It’s been a long 13 years since James Cameron released Avatar, and became the highest-grossing movie of all time, which had to top another Cameron film, Titanic, to take the crown. Now, the director is back with a sequel a decade in the making, accepting the fact there might only be one left. There’s a lot banking on this film and even Cameron is playing the wait-and-see game with audience reaction when it drops next month.
Talking to GQ about the ins and outs of the psychology of the Avatar sequels, especially the upcoming Way of Water, Cameron talked about the origins of the Avatar and how it came in a dream to him when he was 19.
“I woke up after dreaming of this kind of bioluminescent forest with these trees that look kind of like fiber-optic lamps and this river that was glowing bioluminescent particles and kind of purple moss on the ground that lit up when you walked on it. And these kinds of lizards that didn’t look like much until they took off,” Cameron said. “And then they turned into these rotating fans, kind of like living Frisbees, and they come down and land on something. It was all in the dream. I woke up super excited and I actually drew it. So I actually have a drawing.”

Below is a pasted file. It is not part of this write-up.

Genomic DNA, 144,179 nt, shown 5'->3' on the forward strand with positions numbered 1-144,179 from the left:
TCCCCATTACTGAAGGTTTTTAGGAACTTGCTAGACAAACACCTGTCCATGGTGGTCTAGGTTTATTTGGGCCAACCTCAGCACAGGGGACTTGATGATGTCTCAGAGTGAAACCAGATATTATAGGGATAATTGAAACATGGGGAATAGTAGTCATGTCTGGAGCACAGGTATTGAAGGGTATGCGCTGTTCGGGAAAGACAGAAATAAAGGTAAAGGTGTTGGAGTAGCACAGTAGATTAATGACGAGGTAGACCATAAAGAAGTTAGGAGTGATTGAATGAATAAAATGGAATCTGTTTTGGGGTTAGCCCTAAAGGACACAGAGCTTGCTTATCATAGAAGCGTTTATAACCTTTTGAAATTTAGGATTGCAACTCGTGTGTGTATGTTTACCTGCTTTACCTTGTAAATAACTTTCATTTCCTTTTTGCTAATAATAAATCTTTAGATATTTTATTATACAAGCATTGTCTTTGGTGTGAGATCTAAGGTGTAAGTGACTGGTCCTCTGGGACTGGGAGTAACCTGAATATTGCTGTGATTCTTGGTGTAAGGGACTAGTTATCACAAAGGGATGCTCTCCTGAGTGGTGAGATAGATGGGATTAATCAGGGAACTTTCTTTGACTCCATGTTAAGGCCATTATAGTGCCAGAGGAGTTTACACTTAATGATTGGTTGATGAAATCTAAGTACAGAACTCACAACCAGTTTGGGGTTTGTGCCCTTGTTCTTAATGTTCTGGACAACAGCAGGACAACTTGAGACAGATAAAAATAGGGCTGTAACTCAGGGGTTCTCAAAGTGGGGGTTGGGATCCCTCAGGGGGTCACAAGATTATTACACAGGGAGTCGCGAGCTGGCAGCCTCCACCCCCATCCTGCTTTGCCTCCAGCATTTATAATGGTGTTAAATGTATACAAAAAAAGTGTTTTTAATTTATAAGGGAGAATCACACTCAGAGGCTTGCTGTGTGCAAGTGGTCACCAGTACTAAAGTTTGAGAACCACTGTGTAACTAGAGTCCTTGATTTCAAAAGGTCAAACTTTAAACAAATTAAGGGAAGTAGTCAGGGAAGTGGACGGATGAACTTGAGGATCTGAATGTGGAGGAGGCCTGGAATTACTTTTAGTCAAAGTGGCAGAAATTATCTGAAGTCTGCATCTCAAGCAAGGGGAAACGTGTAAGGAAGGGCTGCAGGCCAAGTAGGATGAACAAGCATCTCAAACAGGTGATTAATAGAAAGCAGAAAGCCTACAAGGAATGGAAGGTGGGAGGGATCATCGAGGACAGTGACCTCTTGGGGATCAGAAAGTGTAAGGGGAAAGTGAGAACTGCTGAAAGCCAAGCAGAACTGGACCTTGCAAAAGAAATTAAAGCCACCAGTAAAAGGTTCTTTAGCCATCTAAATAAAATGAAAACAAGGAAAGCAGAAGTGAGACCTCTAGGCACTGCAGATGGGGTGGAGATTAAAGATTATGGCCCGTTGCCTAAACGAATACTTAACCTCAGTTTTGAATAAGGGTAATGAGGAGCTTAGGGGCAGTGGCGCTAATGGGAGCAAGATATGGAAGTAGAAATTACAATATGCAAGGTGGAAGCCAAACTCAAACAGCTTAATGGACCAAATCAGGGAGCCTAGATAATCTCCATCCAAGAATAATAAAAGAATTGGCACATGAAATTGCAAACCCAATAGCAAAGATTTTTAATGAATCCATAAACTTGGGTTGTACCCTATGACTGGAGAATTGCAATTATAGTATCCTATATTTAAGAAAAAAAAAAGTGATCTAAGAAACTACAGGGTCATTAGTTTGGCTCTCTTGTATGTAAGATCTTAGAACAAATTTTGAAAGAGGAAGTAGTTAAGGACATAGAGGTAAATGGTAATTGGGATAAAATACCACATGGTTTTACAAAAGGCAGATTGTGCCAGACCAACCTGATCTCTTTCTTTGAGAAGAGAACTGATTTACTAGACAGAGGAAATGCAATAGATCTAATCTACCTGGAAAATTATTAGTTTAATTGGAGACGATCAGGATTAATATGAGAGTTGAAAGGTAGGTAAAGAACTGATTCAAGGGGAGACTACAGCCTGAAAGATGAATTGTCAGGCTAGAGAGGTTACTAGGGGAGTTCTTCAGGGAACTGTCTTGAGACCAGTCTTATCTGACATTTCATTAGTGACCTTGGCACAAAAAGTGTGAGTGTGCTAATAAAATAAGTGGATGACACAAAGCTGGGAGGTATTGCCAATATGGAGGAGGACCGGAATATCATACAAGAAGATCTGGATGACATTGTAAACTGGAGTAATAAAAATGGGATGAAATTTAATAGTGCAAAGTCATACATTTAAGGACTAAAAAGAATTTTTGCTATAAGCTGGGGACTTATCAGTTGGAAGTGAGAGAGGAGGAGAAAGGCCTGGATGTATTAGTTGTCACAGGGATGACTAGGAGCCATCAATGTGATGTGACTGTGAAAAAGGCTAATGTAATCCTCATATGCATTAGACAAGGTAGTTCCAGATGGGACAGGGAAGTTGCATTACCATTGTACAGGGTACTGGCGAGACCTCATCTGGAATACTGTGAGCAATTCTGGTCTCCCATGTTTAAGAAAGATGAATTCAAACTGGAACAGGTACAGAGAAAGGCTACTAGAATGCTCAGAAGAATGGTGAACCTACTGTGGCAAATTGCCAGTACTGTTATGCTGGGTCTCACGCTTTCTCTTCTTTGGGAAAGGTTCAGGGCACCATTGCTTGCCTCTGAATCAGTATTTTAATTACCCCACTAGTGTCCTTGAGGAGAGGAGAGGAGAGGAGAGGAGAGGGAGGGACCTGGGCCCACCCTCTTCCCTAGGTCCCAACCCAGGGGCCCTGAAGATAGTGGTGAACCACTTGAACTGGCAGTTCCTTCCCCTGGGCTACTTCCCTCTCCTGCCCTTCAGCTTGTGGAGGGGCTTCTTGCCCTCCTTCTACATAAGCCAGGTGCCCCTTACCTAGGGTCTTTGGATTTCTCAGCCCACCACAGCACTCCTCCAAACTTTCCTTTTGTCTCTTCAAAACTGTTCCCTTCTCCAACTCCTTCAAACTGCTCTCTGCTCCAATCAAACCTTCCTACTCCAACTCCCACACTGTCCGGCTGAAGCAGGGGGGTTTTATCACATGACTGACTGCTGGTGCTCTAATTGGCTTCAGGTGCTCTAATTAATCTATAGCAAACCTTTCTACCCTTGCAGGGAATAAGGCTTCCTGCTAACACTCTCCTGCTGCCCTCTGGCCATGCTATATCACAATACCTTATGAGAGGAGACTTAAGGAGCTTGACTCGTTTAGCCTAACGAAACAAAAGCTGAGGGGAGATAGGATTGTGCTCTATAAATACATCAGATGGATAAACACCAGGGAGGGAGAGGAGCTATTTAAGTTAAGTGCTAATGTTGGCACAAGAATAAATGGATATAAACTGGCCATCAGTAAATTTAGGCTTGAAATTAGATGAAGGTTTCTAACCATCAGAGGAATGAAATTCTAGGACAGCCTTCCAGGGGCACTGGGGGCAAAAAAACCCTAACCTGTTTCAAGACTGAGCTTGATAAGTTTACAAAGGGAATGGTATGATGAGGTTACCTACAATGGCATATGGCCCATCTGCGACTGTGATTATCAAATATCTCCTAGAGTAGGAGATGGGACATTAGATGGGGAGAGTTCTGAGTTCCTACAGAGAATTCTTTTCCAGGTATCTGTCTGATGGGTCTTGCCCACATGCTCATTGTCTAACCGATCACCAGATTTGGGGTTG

That drawing, he said, saved him from about 10 lawsuits. He went on to explain that with any successful film, there will always be some people with “tinfoil under their wig” that think he stole their idea.
“So I pointed at this drawing I did when I was 19, when I was going to Fullerton Junior College, and said, ‘See this? See these glowing trees? See this glowing lizard that spins around, that’s orange? See the purple moss?’ And everybody went away.” Cameron also said that The Terminator came to him in a dream as well as did the scene in Aliens, his second feature, when Ripley finds herself in a silent room full of alien eggs and turns around to see the alien queen.
While studio executives feel like it will be an easy task to have the audience embrace the world of Pandora again, he still understands that these movies are grossly expensive and shouldn’t be viewed as a great business model for filmmaking.
Avatar: The Way of Water hits theaters on December 16.
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